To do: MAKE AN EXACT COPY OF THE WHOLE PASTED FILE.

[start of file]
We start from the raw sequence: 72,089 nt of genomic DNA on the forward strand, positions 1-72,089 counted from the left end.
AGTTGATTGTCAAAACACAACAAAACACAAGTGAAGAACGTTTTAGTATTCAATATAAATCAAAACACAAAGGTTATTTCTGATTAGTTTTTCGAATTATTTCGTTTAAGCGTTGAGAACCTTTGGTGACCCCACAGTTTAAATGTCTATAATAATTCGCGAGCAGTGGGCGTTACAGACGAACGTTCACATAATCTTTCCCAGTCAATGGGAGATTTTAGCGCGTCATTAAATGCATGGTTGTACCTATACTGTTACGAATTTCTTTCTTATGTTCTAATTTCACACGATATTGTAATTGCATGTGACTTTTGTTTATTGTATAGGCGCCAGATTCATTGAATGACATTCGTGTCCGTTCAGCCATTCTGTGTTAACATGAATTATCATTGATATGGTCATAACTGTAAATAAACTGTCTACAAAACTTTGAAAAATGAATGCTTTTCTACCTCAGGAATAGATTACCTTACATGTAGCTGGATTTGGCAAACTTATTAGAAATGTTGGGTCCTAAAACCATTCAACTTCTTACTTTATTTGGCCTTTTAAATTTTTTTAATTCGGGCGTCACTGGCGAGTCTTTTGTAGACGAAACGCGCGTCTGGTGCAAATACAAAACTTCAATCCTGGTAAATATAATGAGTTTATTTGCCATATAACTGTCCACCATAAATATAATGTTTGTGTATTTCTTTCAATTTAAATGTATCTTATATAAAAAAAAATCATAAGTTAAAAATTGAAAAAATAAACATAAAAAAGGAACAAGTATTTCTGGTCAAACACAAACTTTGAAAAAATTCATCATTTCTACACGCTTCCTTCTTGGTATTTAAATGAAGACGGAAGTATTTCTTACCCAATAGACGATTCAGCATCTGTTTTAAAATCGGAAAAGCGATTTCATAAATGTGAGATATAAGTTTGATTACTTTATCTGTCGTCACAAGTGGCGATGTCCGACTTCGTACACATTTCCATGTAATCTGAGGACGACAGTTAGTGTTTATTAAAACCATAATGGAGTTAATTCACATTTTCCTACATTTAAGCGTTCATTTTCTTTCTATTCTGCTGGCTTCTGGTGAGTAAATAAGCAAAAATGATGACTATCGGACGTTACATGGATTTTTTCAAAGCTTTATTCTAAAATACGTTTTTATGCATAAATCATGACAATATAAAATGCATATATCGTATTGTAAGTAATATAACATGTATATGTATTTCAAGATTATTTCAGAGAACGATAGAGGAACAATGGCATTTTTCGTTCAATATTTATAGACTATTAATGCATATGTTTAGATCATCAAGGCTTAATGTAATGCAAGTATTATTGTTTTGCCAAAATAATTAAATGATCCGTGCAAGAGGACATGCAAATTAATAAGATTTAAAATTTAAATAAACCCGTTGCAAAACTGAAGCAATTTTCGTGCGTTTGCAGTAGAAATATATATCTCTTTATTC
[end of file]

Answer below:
We start from the raw sequence: 72,089 nt of genomic DNA on the forward strand, positions 1-72,089 counted from the left end.
AGTTGATTGTCAAAACACAACAAAACACAAGTGAAGAACGTTTTAGTATTCAATATAAATCAAAACACAAAGGTTATTTCTGATTAGTTTTTCGAATTATTTCGTTTAAGCGTTGAGAACCTTTGGTGACCCCACAGTTTAAATGTCTATAATAATTCGCGAGCAGTGGGCGTTACAGACGAACGTTCACATAATCTTTCCCAGTCAATGGGAGATTTTAGCGCGTCATTAAATGCATGGTTGTACCTATACTGTTACGAATTTCTTTCTTATGTTCTAATTTCACACGATATTGTAATTGCATGTGACTTTTGTTTATTGTATAGGCGCCAGATTCATTGAATGACATTCGTGTCCGTTCAGCCATTCTGTGTTAACATGAATTATCATTGATATGGTCATAACTGTAAATAAACTGTCTACAAAACTTTGAAAAATGAATGCTTTTCTACCTCAGGAATAGATTACCTTACATGTAGCTGGATTTGGCAAACTTATTAGAAATGTTGGGTCCTAAAACCATTCAACTTCTTACTTTATTTGGCCTTTTAAATTTTTTTAATTCGGGCGTCACTGGCGAGTCTTTTGTAGACGAAACGCGCGTCTGGTGCAAATACAAAACTTCAATCCTGGTAAATATAATGAGTTTATTTGCCATATAACTGTCCACCATAAATATAATGTTTGTGTATTTCTTTCAATTTAAATGTATCTTATATAAAAAAAAATCATAAGTTAAAAATTGAAAAAATAAACATAAAAAAGGAACAAGTATTTCTGGTCAAACACAAACTTTGAAAAAATTCATCATTTCTACACGCTTCCTTCTTGGTATTTAAATGAAGACGGAAGTATTTCTTACCCAATAGACGATTCAGCATCTGTTTTAAAATCGGAAAAGCGATTTCATAAATGTGAGATATAAGTTTGATTACTTTATCTGTCGTCACAAGTGGCGATGTCCGACTTCGTACACATTTCCATGTAATCTGAGGACGACAGTTAGTGTTTATTAAAACCATAATGGAGTTAATTCACATTTTCCTACATTTAAGCGTTCATTTTCTTTCTATTCTGCTGGCTTCTGGTGAGTAAATAAGCAAAAATGATGACTATCGGACGTTACATGGATTTTTTCAAAGCTTTATTCTAAAATACGTTTTTATGCATAAATCATGACAATATAAAATGCATATATCGTATTGTAAGTAATATAACATGTATATGTATTTCAAGATTATTTCAGAGAACGATAGAGGAACAATGGCATTTTTCGTTCAATATTTATAGACTATTAATGCATATGTTTAGATCATCAAGGCTTAATGTAATGCAAGTATTATTGTTTTGCCAAAATAATTAAATGATCCGTGCAAGAGGACATGCAAATTAATAAGATTTAAAATTTAAATAAACCCGTTGCAAAACTGAAGCAATTTTCGTGCGTTTGCAGTAGAAATATATATCTCTTTATTC